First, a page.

Monandry, in which a female has only one mating partner during the reproductive period, is established when a female spontaneously refrains from re-mating, or when a partner male interferes with the attempts of a female to mate again. In the latter case, however, females often have countermeasures against males, which may explain why polyandry is ubiquitous. Here, I demonstrate that the genital appendage, or scape, of the female orb-web spider (Cyclosa argenteoalba) is injured after her first mating, possibly by her first male partner. This female genital mutilation (FGM) permanently precludes copulation, and females appear to have no countermeasures. FGM is considered to confer a strong advantage to males in sexual conflicts over the number of female matings, and it may widely occur in spiders.
The mating system of animals, especially female mating frequency, has fitness consequences for both sexes . Monandry, in which a female has one mating partner, is established when a female spontaneously refrains from mating with multiple males, and/or when a male prevents a partner female from mating with other males . Males use various methods of interference, including mate guarding, prolonged copulation, injecting chemical substances to decrease the likelihood of a female re-mating, and mating plugs (which block the copulatory openings in the female) . On the other hand, females often resist these methods, and these methods do not always perfectly secure the paternity of the males [4–7]. A recent study revealed that polyandry is ubiquitous in animals , which suggests that the countermeasures of females are usually effective.
Genital coupling is necessary for successful mating in many animals, and it would be impeded by genitalia damage. In fact, in some male spiders, genitalia or parts of genitalia such as sclerites or embolus are broken after mating to form mating plugs and cannot be used again . On the other hand, studies about the effect of female genital damage after mating on the subsequent copulation ability of females are scarce.
In some female Araneidae spiders, a small projection, or scape, covers the copulatory openings of the genitalia (epigynum); this appendage can be mutilated in many females [10,11]. Such mutilation may interfere with genital coupling , and could be used to control female mating frequency. This study examines this hypothesis using the orb-web spider, Cyclosa argenteoalba, in a series of staged matings.
I used 84 virgin adult Cyclosa argenteoalba females from bamboo forests in Osaka and Kyoto, Japan in 2014. Some of them were collected as penultimate subadult females, and were kept until they made their final moult. Other adults were collected on their moulting webs, which were characterized by their small size, reduced number of radii, lack of spiral threads and presence of fibrous decorations , indicating that the spiders had just moulted to adults. They were convincingly assumed to be virgins, because preliminary observations had revealed that no female mates with a male when on a moulting web. The spiders were released in a fenced garden observation area (9 × 2 m), located in Shimamoto, Osaka, where the females built their webs. Individual spiders were distinguished by their photographs (C. argenteoalba exhibit individual variation in silver and black marking patterns ) and web locations. Adult males were also collected and kept in vials. The observation area was separated from the natural habitat of the spiders by residential buildings, and whereas experimental spiders could emigrate from it, no immigration occurred during the study. This set-up isolated subject females from outside (non-experimental) males.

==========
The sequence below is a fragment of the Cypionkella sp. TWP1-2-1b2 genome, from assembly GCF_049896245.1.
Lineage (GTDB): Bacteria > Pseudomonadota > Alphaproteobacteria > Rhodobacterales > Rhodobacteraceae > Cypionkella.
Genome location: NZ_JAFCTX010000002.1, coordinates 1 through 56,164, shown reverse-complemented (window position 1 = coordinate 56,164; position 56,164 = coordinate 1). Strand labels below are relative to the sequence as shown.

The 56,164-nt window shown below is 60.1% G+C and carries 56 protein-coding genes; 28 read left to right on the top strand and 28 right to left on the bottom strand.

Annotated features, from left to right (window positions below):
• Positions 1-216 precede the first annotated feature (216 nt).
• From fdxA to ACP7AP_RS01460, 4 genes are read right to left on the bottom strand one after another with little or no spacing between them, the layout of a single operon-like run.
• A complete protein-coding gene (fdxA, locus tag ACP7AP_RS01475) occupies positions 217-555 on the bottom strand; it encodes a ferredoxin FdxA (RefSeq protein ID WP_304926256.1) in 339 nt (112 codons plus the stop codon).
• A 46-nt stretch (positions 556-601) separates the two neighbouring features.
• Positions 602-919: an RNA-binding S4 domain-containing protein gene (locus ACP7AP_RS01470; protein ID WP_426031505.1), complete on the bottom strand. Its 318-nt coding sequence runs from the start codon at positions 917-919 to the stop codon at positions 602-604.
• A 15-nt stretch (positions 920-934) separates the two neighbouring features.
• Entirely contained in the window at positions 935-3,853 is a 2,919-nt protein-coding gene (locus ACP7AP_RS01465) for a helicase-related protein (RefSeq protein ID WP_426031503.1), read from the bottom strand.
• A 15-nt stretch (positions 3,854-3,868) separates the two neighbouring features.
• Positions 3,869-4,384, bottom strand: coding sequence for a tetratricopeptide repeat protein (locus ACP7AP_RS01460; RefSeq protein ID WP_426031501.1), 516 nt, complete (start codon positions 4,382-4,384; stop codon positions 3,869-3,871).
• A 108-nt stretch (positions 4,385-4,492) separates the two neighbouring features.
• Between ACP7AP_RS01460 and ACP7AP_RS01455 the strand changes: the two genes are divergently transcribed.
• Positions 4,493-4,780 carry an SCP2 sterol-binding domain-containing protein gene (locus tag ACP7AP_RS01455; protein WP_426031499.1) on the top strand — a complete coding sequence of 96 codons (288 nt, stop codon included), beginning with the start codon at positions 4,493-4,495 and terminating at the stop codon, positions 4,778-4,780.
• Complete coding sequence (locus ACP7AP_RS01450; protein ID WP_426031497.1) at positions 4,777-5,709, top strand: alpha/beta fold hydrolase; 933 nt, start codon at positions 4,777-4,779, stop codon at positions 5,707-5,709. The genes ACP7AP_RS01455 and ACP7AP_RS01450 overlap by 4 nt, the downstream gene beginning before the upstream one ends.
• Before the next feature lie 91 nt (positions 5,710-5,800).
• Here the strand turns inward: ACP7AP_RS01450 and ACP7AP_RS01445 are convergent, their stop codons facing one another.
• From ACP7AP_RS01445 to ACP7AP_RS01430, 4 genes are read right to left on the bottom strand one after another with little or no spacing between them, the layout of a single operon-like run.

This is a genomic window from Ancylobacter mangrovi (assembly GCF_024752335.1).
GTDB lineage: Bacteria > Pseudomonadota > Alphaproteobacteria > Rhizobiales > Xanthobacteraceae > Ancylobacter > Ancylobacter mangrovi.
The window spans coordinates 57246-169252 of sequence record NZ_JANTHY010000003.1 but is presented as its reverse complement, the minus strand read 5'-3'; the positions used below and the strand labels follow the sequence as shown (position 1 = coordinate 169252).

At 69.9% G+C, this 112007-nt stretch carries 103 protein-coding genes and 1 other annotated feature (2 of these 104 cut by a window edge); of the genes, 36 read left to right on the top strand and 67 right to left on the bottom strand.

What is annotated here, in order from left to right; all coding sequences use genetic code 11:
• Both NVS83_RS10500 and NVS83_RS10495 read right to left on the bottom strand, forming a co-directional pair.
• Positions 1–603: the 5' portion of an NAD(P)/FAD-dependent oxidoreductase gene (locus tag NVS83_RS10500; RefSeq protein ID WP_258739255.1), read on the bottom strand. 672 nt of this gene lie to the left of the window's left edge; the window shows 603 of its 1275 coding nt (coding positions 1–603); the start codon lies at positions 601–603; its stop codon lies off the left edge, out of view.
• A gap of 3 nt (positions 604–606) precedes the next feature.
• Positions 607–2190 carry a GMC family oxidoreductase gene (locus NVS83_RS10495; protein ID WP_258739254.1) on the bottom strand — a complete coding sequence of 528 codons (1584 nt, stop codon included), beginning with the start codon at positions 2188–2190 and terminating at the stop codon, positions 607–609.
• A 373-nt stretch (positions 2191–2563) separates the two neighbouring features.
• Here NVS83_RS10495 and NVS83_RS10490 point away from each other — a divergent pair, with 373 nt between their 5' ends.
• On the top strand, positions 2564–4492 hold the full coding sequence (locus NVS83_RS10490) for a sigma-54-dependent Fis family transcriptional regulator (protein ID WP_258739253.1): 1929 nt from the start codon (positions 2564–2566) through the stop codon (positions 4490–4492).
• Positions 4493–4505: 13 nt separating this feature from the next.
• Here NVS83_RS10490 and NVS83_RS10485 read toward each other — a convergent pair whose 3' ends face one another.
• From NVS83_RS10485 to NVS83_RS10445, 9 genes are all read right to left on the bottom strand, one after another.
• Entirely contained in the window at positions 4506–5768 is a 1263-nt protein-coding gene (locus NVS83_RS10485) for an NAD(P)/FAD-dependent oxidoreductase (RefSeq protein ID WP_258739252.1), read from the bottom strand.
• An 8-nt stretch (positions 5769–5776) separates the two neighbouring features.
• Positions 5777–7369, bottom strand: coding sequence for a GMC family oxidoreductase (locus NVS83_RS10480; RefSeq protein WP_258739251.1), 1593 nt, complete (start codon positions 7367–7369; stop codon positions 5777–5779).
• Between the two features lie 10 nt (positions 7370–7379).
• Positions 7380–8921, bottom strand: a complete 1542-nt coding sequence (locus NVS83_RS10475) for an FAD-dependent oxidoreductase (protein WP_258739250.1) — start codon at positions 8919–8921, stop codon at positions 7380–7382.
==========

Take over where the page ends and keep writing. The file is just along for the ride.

(a) General procedure
The genitalia of each female was inspected under a dissection microscope before she was allowed to mate. She was then returned to her web. After she regained her sitting posture, a male was introduced. Her response, the occurrence of copulation and sexual cannibalism, and the number and duration (the time between genital contact and separation) of palpal insertions, were recorded using normal-speed (Pentax Optio WG-2, 30 frames per second (FPS)) and high-speed cameras (Casio EXILIM EX-F1, 300 FPS). Normally, a copulation bout in this species consists of two separate palpal insertions (see Results). Copulation was judged unsuccessful when, despite male courtship, no palpal insertion was observed for 1 h, or the male left the web without palpal insertion. I inspected females after mating to verify whether the scape remained or not. Each male was returned to a vial.
(b) Experiment 1: copulation ability after genital mutilation
Each of 54 virgin females was paired with a male for staged mating. For five pairs, copulation was interrupted after the first palpal insertion because of sexual cannibalism or strong wind, and among the remaining 49 females, 13 disappeared from the observation area soon after the first mating, perhaps because of emigration. The remaining 36 mated females (five with a scape and 31 without a scape) were coupled with another male to determine if they could copulate.